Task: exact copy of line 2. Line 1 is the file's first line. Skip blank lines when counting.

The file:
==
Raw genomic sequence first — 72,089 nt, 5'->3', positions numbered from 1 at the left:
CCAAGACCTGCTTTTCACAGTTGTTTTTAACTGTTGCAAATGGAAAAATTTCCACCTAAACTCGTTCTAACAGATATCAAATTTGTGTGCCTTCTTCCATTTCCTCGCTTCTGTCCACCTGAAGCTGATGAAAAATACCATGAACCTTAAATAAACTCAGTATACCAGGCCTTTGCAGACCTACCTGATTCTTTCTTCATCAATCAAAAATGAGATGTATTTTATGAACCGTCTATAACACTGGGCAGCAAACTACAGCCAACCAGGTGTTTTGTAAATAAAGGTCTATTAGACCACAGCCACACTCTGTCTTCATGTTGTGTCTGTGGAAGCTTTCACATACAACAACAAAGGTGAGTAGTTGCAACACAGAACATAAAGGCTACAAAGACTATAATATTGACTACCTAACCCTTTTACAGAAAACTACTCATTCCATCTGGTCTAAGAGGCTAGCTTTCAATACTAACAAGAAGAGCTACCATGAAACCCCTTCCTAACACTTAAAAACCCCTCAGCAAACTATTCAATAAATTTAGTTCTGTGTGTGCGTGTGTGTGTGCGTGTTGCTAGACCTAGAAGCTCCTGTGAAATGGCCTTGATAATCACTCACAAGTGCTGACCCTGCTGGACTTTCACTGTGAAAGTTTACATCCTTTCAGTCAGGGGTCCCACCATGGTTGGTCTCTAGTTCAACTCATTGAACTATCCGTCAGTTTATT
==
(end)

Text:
CCAAGACCTGCTTTTCACAGTTGTTTTTAACTGTTGCAAATGGAAAAATTTCCACCTAAACTCGTTCTAACAGATATCAAATTTGTGTGCCTTCTTCCATTTCCTCGCTTCTGTCCACCTGAAGCTGATGAAAAATACCATGAACCTTAAATAAACTCAGTATACCAGGCCTTTGCAGACCTACCTGATTCTTTCTTCATCAATCAAAAATGAGATGTATTTTATGAACCGTCTATAACACTGGGCAGCAAACTACAGCCAACCAGGTGTTTTGTAAATAAAGGTCTATTAGACCACAGCCACACTCTGTCTTCATGTTGTGTCTGTGGAAGCTTTCACATACAACAACAAAGGTGAGTAGTTGCAACACAGAACATAAAGGCTACAAAGACTATAATATTGACTACCTAACCCTTTTACAGAAAACTACTCATTCCATCTGGTCTAAGAGGCTAGCTTTCAATACTAACAAGAAGAGCTACCATGAAACCCCTTCCTAACACTTAAAAACCCCTCAGCAAACTATTCAATAAATTTAGTTCTGTGTGTGCGTGTGTGTGTGCGTGTTGCTAGACCTAGAAGCTCCTGTGAAATGGCCTTGATAATCACTCACAAGTGCTGACCCTGCTGGACTTTCACTGTGAAAGTTTACATCCTTTCAGTCAGGGGTCCCACCATGGTTGGTCTCTAGTTCAACTCATTGAACTATCCGTCAGTTTATT